Reference: File types for saving presentations

In the Save As dialog box, you can save your PowerPoint presentations in any one of the following file types:

Save as type

Extension

Use to save

Presentation

.ppt

The default, a typical Microsoft PowerPoint presentation. You can open presentations in this format using PowerPoint 97 or later.

Presentation for Review

.ppt

An online presentation in which collaborators can review and provide tracked revisions.

Design Template

.ppt

A presentation as a template you can use to format future presentations.

Single File Web Page

.mht; mhtml

A Web page as a single file with an .htm file and all supporting files, such as images, sound files, cascading style sheets, scripts, and more. Good for e-mailing a presentation.

Web Page

.htm; html

A Web page as a folder with an .htm file and all supporting files, such as images, sound files, cascading style sheets, scripts, and more. Good for posting on a site or editing with FrontPage or other HTML editor.

PowerPoint 95

.ppt

A presentation created in PowerPoint 2003 that remains compatible with PowerPoint 95.

PowerPoint 97 - 2003 & 95 Presentation

.ppt

A presentation created in PowerPoint 2003 that is compatible with PowerPoint 95, and with PowerPoint 97 and later. (In PowerPoint 97 and later versions of PowerPoint, graphics are compressed, but they are not in PowerPoint 95, so this format supports both, which results in much larger file sizes.)

PowerPoint Show

.pps

A presentation that will always open in Slide Show view rather than in Normal view.

PowerPoint Add-in

.ppa; .pwz

Stores custom commands, Visual Basic for Applications (VBA) code, and specialized features such as an add-in.

GIF (Graphics Interchange Format)

.gif

A slide as a graphic for use on Web pages.

The GIF file format is limited to supporting 256 colors, and therefore it is more effective for scanned images such as illustrations rather than color photographs. GIF can also be good for line drawings, black and white images, and small text that is only a few pixels high. GIF supports animation.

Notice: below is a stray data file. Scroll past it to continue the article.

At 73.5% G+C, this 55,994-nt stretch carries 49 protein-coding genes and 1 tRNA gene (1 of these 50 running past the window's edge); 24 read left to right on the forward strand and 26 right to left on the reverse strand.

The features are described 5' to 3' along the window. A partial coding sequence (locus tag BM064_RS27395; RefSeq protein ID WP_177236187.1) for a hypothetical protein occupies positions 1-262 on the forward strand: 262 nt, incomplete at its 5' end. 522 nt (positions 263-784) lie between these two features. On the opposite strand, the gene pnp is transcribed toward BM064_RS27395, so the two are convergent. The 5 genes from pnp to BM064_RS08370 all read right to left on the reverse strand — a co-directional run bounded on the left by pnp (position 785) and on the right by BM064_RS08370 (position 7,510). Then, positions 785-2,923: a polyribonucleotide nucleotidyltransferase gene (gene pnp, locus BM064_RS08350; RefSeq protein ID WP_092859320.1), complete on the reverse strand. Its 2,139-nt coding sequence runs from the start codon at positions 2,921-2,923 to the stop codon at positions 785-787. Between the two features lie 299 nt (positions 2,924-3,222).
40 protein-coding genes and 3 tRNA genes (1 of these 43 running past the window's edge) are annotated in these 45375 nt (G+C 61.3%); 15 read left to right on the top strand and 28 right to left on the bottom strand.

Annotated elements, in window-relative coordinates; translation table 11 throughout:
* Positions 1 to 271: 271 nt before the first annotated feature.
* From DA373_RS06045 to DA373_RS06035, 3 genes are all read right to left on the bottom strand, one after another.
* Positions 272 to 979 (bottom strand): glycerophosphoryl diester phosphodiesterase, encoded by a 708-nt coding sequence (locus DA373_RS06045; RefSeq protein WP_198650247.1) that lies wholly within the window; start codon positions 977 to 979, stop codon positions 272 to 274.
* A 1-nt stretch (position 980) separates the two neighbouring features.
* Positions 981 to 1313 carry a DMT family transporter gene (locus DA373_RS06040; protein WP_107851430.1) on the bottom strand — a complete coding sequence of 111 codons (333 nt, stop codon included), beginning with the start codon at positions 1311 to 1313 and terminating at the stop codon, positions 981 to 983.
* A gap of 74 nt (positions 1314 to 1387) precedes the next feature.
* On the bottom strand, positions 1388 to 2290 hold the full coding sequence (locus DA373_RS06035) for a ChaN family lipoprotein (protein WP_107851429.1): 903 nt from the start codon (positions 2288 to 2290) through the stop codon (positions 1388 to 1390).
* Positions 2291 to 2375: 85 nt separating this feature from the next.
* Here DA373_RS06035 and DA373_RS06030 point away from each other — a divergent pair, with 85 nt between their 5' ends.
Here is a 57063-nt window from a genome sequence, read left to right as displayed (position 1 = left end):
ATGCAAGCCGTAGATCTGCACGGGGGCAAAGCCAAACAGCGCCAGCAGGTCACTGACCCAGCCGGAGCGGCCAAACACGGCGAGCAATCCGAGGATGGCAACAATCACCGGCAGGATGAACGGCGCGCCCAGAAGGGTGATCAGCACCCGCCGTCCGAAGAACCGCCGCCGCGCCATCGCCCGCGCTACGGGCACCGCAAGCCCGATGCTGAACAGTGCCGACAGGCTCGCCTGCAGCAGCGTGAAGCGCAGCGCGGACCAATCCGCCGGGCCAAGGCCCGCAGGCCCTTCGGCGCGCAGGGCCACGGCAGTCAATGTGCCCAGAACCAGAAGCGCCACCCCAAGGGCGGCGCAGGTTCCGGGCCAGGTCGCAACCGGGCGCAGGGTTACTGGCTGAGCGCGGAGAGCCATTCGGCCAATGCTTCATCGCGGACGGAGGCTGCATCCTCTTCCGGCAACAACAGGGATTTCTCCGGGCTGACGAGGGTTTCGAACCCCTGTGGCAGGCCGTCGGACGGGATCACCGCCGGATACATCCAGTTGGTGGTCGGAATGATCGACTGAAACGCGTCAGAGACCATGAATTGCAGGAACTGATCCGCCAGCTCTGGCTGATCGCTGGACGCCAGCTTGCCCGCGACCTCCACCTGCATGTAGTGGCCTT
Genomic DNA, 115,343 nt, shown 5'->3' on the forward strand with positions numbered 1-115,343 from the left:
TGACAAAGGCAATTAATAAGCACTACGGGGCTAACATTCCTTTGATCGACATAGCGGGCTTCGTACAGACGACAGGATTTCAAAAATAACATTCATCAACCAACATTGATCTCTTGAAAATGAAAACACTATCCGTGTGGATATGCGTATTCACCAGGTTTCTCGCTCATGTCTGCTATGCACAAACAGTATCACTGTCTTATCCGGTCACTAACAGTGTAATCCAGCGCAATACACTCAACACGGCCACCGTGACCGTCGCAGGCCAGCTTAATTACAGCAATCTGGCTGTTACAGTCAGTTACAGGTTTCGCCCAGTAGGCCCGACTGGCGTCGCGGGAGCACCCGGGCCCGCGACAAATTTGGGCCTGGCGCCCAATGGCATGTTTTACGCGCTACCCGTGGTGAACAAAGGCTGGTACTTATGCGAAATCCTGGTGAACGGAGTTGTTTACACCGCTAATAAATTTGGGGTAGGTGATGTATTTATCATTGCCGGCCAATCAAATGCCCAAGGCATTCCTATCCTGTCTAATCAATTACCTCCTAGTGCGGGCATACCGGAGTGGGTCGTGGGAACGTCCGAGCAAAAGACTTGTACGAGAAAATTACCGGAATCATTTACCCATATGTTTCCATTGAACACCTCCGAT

JPEG (File Interchange Format)

.jpg

A slide as a graphic for use on Web pages.

The JPEG file format supports 16 million colors and is best suited for photographs and complex graphics.

PNG (Portable Network Graphics Format)

.png

A slide as a graphic for use on Web pages.

PNG was approved as a standard by the World Wide Web Consortium (W3C) to replace GIF. You can save, restore, and resave a PNG image and that will not degrade its quality. PNG does not support animation as GIF does — and some older browsers do not support this file format.

TIFF (Tag Image File Format)

.tif

A slide as a graphic for use on Web pages.

TIFF is the most widely supported file format for storing bit-mapped images on personal computers. TIFF graphics can be any resolution, and they can be black and white, gray-scaled, or color.

Device Independent Bitmap

.bmp

A slide as a graphic for use on Web pages.

A bitmap is a representation, consisting of rows and columns of dots, of a graphics image in computer memory. The value of each dot (whether it is filled in or not) is stored in one or more bits of data.

Outline/RTF

.rtf

A presentation outline as a text-only document. Text in notes area not included.

Windows Metafile

.wmf

A slide as a 16-bit graphic (for use with Windows 3.x and later).

Enhanced Windows Metafile

.emf

A slide as a 32-bit graphic (for use with Windows 95 and later).

Note: You can copy one or more presentations along with supporting files onto a CD using the Package for CD feature in PowerPoint 2003.

Find a link to the Package for CD feature in the See Also box, which is visible when you are connected to the Internet.

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